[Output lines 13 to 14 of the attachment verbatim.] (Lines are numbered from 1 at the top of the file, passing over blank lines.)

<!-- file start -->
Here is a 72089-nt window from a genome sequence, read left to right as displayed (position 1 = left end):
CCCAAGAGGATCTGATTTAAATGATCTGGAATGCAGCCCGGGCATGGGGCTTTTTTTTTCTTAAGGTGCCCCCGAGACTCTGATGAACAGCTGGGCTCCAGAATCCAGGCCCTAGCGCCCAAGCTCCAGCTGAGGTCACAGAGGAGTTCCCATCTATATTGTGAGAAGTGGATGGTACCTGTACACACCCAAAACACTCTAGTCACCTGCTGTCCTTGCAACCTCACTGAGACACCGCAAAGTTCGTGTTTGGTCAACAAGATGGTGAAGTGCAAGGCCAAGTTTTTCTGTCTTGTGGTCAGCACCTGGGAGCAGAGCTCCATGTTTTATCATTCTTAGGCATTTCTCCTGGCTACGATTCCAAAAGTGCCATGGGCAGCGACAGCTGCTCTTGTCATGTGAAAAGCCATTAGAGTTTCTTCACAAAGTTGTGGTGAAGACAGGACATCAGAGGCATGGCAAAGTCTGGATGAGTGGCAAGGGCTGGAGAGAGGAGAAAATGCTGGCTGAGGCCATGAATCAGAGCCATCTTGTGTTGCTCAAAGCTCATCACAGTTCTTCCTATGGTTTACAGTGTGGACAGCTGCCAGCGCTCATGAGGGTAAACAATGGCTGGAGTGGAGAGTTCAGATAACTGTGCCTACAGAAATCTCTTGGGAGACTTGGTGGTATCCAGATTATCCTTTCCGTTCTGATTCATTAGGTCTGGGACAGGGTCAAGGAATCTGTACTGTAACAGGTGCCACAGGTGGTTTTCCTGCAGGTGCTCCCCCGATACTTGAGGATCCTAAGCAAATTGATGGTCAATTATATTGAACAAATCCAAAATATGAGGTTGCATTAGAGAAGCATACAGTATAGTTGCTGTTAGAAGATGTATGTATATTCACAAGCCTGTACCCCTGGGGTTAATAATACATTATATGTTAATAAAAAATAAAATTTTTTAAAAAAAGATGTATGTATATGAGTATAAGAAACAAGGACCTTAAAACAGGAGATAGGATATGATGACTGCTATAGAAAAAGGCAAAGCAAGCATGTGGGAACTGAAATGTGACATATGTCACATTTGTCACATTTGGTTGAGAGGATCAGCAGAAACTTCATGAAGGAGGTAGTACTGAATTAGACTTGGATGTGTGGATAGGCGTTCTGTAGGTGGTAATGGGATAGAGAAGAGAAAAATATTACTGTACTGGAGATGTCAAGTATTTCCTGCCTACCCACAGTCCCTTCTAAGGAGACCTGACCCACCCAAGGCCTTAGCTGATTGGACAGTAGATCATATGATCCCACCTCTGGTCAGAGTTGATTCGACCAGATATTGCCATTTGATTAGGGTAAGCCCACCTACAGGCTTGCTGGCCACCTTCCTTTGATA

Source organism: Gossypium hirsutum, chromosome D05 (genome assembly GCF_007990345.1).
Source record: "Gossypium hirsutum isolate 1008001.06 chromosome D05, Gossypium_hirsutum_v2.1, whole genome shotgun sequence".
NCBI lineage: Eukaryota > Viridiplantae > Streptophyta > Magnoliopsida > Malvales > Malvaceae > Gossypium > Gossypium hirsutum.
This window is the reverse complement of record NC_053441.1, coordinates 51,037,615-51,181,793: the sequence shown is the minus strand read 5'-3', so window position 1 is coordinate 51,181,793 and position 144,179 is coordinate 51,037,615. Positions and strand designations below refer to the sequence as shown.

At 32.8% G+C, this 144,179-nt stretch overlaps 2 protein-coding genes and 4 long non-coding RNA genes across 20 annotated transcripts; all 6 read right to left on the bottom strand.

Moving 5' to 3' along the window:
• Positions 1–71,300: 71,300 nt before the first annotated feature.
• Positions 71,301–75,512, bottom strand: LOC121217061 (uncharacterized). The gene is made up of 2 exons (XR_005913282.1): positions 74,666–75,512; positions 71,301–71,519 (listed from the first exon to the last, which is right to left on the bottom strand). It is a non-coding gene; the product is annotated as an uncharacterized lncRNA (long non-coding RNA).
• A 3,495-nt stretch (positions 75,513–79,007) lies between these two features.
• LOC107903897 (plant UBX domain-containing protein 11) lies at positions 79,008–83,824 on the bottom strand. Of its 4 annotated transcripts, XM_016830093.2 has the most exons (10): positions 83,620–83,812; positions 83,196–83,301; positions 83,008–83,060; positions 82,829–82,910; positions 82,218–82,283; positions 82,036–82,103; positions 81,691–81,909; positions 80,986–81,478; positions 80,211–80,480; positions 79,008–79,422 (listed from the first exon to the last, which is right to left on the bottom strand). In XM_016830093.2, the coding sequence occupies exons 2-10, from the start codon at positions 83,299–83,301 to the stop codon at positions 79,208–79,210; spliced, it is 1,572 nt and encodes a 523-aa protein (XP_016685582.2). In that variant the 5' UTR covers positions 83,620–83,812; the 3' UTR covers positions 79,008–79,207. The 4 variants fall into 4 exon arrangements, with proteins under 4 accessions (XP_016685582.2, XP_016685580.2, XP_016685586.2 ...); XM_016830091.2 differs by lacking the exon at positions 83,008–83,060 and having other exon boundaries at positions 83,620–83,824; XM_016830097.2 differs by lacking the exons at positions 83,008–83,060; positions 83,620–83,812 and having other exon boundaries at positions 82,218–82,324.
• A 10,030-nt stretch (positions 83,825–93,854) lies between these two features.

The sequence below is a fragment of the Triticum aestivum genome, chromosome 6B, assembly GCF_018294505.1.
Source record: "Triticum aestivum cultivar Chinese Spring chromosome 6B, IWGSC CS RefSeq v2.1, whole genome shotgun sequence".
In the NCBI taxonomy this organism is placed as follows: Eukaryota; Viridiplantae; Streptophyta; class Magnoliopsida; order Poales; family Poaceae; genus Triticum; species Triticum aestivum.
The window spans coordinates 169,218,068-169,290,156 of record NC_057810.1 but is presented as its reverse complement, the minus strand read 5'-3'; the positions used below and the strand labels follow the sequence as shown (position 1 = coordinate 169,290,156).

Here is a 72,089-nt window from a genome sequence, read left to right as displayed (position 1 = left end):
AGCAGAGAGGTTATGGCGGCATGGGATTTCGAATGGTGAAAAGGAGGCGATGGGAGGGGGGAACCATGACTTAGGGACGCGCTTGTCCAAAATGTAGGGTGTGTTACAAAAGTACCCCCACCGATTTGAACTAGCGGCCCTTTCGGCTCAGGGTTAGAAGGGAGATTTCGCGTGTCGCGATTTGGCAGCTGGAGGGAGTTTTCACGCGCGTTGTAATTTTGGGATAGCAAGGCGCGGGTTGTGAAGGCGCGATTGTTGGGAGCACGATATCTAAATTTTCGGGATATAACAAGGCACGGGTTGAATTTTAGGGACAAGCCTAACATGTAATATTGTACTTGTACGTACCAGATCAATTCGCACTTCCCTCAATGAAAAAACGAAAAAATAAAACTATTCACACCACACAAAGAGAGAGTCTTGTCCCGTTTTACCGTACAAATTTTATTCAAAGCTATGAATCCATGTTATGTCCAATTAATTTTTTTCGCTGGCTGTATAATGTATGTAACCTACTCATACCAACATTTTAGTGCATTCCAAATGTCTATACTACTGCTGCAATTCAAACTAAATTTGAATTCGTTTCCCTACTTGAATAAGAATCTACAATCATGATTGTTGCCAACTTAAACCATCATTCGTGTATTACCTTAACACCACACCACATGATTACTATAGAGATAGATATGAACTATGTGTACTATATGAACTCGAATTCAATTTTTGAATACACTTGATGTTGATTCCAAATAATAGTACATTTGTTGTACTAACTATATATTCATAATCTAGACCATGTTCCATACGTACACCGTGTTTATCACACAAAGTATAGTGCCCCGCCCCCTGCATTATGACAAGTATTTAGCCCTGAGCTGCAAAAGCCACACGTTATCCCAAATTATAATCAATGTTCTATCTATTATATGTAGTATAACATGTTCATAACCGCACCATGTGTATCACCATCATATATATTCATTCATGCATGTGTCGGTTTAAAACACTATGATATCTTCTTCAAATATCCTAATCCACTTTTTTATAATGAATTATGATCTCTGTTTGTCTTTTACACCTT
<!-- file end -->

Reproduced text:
• A 10,030-nt stretch (positions 83,825–93,854) lies between these two features.

The sequence below is a fragment of the Triticum aestivum genome, chromosome 6B, assembly GCF_018294505.1.